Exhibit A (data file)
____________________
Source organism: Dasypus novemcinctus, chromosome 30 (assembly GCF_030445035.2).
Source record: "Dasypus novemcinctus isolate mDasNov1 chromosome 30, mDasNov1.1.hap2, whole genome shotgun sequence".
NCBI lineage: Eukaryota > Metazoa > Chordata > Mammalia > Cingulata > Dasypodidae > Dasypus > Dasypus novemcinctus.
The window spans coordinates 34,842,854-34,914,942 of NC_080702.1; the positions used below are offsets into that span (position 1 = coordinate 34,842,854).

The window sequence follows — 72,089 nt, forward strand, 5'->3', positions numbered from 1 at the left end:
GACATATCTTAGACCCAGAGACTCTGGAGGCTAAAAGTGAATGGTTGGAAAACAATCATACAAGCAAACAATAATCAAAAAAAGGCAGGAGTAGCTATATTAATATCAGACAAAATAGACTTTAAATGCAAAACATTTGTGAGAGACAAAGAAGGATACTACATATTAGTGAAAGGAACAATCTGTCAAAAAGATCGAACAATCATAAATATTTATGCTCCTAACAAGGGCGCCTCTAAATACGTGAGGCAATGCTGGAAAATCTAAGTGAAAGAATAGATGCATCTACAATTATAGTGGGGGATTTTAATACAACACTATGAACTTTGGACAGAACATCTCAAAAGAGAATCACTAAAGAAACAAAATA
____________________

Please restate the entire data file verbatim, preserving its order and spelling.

Source organism: Dasypus novemcinctus, chromosome 30 (assembly GCF_030445035.2).
Source record: "Dasypus novemcinctus isolate mDasNov1 chromosome 30, mDasNov1.1.hap2, whole genome shotgun sequence".
NCBI lineage: Eukaryota > Metazoa > Chordata > Mammalia > Cingulata > Dasypodidae > Dasypus > Dasypus novemcinctus.
The window spans coordinates 34,842,854-34,914,942 of NC_080702.1; the positions used below are offsets into that span (position 1 = coordinate 34,842,854).

The window sequence follows — 72,089 nt, forward strand, 5'->3', positions numbered from 1 at the left end:
GACATATCTTAGACCCAGAGACTCTGGAGGCTAAAAGTGAATGGTTGGAAAACAATCATACAAGCAAACAATAATCAAAAAAAGGCAGGAGTAGCTATATTAATATCAGACAAAATAGACTTTAAATGCAAAACATTTGTGAGAGACAAAGAAGGATACTACATATTAGTGAAAGGAACAATCTGTCAAAAAGATCGAACAATCATAAATATTTATGCTCCTAACAAGGGCGCCTCTAAATACGTGAGGCAATGCTGGAAAATCTAAGTGAAAGAATAGATGCATCTACAATTATAGTGGGGGATTTTAATACAACACTATGAACTTTGGACAGAACATCTCAAAAGAGAATCACTAAAGAAACAAAATA